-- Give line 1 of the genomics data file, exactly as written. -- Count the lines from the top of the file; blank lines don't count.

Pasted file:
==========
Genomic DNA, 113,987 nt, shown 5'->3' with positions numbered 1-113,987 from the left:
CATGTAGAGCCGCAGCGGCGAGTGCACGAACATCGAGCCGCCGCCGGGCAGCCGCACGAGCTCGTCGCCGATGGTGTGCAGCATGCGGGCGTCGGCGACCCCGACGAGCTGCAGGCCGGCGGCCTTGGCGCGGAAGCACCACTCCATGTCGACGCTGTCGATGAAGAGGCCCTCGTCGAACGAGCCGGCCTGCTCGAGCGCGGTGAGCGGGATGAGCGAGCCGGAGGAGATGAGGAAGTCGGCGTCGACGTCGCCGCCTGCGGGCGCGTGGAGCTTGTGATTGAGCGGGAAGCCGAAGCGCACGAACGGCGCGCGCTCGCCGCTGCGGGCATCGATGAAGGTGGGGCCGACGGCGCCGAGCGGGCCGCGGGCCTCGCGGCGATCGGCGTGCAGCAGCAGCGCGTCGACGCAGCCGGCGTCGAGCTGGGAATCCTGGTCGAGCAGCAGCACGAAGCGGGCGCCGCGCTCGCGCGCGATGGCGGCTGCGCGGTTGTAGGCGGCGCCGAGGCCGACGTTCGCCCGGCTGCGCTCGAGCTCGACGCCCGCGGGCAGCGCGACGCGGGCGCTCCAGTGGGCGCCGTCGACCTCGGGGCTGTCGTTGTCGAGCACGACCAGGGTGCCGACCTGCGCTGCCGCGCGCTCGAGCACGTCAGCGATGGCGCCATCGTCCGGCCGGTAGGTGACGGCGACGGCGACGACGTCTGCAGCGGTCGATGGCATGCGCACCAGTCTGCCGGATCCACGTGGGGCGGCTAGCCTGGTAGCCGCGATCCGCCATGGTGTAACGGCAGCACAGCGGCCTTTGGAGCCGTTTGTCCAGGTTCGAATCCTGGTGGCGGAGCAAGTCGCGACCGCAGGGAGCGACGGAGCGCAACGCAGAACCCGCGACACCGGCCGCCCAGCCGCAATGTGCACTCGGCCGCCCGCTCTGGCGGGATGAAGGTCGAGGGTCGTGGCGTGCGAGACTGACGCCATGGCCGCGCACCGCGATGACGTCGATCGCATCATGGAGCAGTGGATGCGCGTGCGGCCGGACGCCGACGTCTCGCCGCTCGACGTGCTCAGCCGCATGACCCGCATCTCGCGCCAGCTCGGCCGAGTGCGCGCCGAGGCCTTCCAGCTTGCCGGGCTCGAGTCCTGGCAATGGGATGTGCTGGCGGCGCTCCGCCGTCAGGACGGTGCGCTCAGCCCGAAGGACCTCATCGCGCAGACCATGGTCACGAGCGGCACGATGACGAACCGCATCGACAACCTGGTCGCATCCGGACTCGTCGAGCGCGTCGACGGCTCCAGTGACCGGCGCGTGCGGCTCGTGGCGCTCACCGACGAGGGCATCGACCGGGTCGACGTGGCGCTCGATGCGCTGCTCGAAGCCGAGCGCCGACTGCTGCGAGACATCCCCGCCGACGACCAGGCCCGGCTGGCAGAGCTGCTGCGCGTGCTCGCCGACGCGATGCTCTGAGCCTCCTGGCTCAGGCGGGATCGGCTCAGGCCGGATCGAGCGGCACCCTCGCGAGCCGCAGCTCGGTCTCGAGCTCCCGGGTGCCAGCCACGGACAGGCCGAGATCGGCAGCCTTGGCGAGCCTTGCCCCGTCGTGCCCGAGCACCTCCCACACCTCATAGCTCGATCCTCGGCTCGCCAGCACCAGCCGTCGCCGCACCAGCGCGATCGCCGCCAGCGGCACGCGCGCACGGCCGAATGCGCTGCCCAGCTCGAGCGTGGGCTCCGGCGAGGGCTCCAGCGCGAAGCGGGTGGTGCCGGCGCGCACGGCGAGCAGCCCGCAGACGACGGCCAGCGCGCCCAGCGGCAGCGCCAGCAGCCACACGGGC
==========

Genomic DNA, 113,987 nt, shown 5'->3' with positions numbered 1-113,987 from the left: